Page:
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Are you cheating on your investment adviser? Add to ...

Financial advisers don’t secretly check clients’ private texts and credit card statements for signs of two-timing, but maybe they should. That is, if Noel D’Souza’s experiences are anything to go by.

The fee-only certified financial planner and money coach in Toronto says it’s not uncommon for potential clients to want to hire him, even though they already use another adviser or broker.

Some people worry their current investment advisers are focused too much on earning their own commission, and they want a second opinion about how their portfolio is structured. Others don’t feel valued – until it’s registered retirement savings plan season.

“I’m the other adviser, in a way. I fill needs that aren’t being served elsewhere,” Mr. D’Souza deadpans.

But it’s not only fee-only advisers who find themselves in the position of financial paramour. Investors routinely “cheat” on their investment advisers, brokers and planners with others of the same ilk.

Often, they keep these indiscretions quiet. A few years ago, a survey in the United States showed that 73 per cent of advisers working with high-net-worth investors thought they were their primary adviser – or “quarterback” in industry speak. Yet only 34 per cent of their clients agreed. Oops.

More recently, data from the financial research firm Hearts & Wallets LLC showed that, particularly as people grow wealthier, they tend to spread their money around. Almost half of investors with investable assets of $100,000 to $5-million who said they worked with advisers were also managing some funds using a separate brokerage account.

The main reason? A lack of confidence.

“Many individuals who come to us already with multiple advisers indicate either a lack of trust in the knowledge they’re looking for, or they just don’t have real confidence in what they’re getting,” says Ted Wernham, retirement income and asset manager with Wernham Wealth Management Inc. in London, Ont.

That ambivalence can run deep, he says. He points to stories of envelopes of cash being found hidden around the homes of those who have recently died.

Particularly during bear markets, or when fraudsters like former stockbroker Bernie Madoff make the news, wealthy investors are even more likely to want to diversify not only their assets, but their advisers and brokers as well.

Mistrust isn’t the only reason investors look elsewhere or keep investments in different baskets. Sometimes it’s by accident. They’ve bought into a group plan and change jobs, chat with a neighbour about a hot stock and decide to jump in, or sometimes they simply like two advisers and decide to hire both.

There are some bona fide reasons to stick with only one adviser, however, especially a great one.

“It’s really important that if you’re going to get good advice, the person advising you has a complete picture of your financial situation and is aware of all of your assets,” Mr. D’Souza says.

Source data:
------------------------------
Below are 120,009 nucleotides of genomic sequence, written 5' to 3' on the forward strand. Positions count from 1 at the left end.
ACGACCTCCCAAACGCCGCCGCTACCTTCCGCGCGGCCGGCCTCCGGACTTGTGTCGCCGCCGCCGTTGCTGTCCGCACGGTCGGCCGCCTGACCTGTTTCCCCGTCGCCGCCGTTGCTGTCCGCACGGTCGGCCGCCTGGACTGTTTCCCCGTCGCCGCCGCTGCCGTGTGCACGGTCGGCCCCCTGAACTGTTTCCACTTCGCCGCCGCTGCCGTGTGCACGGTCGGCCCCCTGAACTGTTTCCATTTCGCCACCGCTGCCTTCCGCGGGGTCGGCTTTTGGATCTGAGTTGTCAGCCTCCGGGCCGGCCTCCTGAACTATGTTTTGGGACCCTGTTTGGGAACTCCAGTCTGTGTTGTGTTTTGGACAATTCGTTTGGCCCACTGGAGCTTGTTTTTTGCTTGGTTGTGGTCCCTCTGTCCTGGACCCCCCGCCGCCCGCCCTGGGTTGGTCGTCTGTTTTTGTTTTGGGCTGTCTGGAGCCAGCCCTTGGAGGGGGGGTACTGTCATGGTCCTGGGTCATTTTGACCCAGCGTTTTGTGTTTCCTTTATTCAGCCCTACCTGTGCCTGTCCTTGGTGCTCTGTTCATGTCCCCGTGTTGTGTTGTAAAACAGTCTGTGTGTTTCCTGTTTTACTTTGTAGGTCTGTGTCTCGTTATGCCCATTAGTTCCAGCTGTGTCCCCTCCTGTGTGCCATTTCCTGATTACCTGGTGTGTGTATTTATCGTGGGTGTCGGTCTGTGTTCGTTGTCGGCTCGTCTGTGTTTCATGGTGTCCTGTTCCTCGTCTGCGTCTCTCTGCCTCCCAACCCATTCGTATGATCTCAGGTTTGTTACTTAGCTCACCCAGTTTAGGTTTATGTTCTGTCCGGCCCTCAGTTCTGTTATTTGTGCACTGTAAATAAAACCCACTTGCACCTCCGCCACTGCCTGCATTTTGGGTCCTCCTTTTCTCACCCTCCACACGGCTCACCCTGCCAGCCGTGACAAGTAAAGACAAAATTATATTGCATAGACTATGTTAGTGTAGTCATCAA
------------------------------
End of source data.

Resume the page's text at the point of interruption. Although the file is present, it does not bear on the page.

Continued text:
If you have RRSP accounts or tax-free savings accounts you’re not revealing, it’s easier to go over the contribution limit and wind up paying tax penalties without a second set of eyes overseeing the big picture.

What’s more, you could wind up paying more for services, too. People with higher investment balances often qualify for fee discounts. Spread too much of that wealth around and you don’t benefit from reduced rates.

Some financial institutions and wealth firms are now going one step further in trying to become an investor’s quarterback adviser. They’re introducing what’s called “DNA pricing.” Family members who stick with one firm all pay lower management fees.

“I think it really makes a lot of sense,” says Peter Andreana, partner and security adviser with Continuum II Inc., in Burlington, Ont. “As a financial planner, if I had three family members who have five hundred thousand dollars each in separate households, why wouldn’t I treat them as one client with $1.5-million?”

Splitting up assets could also mean receiving less focus from the adviser. Who will they be more likely to bend over backward for someone with $75,000 or $1-million?

Meanwhile, Mr. Andreana admits he doesn’t get too stressed out when clients reveal they’re investing a little on the side, as long as it’s not a large portion of their portfolio.

“We call it the ‘play’ account. They might pick a stock here and there, but really, it’s a very small percentage of their portfolio. We say, ‘If you lose it, no big deal. It’s not going to make a material difference to your future,’” he says.

Usually, though, clients won’t tell their advisers about these assets or about working with someone else simply because they want to avoid frustration.

“A lot of investment business is about asset gathering,” Mr. D’Souza explains. “People are nervous that if they tell their adviser what they’re doing, they’re going to constantly be harangued about bringing those assets over.”

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